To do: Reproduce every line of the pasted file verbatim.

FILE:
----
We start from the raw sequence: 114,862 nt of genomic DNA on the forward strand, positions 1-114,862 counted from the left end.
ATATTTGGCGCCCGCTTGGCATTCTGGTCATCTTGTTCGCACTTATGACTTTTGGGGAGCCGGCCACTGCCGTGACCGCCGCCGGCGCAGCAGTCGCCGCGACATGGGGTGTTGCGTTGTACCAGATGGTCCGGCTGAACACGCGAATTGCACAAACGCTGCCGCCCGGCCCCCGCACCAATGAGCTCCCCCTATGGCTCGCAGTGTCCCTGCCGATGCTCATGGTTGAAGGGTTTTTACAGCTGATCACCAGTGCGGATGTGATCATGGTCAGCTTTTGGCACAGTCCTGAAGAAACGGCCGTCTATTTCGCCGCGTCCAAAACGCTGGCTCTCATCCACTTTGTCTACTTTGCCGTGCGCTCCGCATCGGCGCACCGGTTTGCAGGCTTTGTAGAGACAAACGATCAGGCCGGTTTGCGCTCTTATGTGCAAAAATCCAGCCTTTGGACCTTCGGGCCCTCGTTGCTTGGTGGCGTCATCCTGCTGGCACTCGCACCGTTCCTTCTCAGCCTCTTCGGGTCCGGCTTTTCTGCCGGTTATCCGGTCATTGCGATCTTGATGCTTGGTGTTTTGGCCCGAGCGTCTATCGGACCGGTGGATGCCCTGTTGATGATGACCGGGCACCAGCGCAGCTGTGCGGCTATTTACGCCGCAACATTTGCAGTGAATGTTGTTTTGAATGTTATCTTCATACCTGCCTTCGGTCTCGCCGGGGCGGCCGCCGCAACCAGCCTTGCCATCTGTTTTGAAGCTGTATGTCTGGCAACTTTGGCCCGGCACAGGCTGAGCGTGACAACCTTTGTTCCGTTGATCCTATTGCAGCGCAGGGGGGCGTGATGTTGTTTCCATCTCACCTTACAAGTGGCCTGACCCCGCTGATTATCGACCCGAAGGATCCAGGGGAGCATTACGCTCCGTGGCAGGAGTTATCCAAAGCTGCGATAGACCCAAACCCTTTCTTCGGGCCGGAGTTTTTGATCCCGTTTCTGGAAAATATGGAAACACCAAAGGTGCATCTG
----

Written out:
We start from the raw sequence: 114,862 nt of genomic DNA on the forward strand, positions 1-114,862 counted from the left end.
ATATTTGGCGCCCGCTTGGCATTCTGGTCATCTTGTTCGCACTTATGACTTTTGGGGAGCCGGCCACTGCCGTGACCGCCGCCGGCGCAGCAGTCGCCGCGACATGGGGTGTTGCGTTGTACCAGATGGTCCGGCTGAACACGCGAATTGCACAAACGCTGCCGCCCGGCCCCCGCACCAATGAGCTCCCCCTATGGCTCGCAGTGTCCCTGCCGATGCTCATGGTTGAAGGGTTTTTACAGCTGATCACCAGTGCGGATGTGATCATGGTCAGCTTTTGGCACAGTCCTGAAGAAACGGCCGTCTATTTCGCCGCGTCCAAAACGCTGGCTCTCATCCACTTTGTCTACTTTGCCGTGCGCTCCGCATCGGCGCACCGGTTTGCAGGCTTTGTAGAGACAAACGATCAGGCCGGTTTGCGCTCTTATGTGCAAAAATCCAGCCTTTGGACCTTCGGGCCCTCGTTGCTTGGTGGCGTCATCCTGCTGGCACTCGCACCGTTCCTTCTCAGCCTCTTCGGGTCCGGCTTTTCTGCCGGTTATCCGGTCATTGCGATCTTGATGCTTGGTGTTTTGGCCCGAGCGTCTATCGGACCGGTGGATGCCCTGTTGATGATGACCGGGCACCAGCGCAGCTGTGCGGCTATTTACGCCGCAACATTTGCAGTGAATGTTGTTTTGAATGTTATCTTCATACCTGCCTTCGGTCTCGCCGGGGCGGCCGCCGCAACCAGCCTTGCCATCTGTTTTGAAGCTGTATGTCTGGCAACTTTGGCCCGGCACAGGCTGAGCGTGACAACCTTTGTTCCGTTGATCCTATTGCAGCGCAGGGGGGCGTGATGTTGTTTCCATCTCACCTTACAAGTGGCCTGACCCCGCTGATTATCGACCCGAAGGATCCAGGGGAGCATTACGCTCCGTGGCAGGAGTTATCCAAAGCTGCGATAGACCCAAACCCTTTCTTCGGGCCGGAGTTTTTGATCCCGTTTCTGGAAAATATGGAAACACCAAAGGTGCATCTG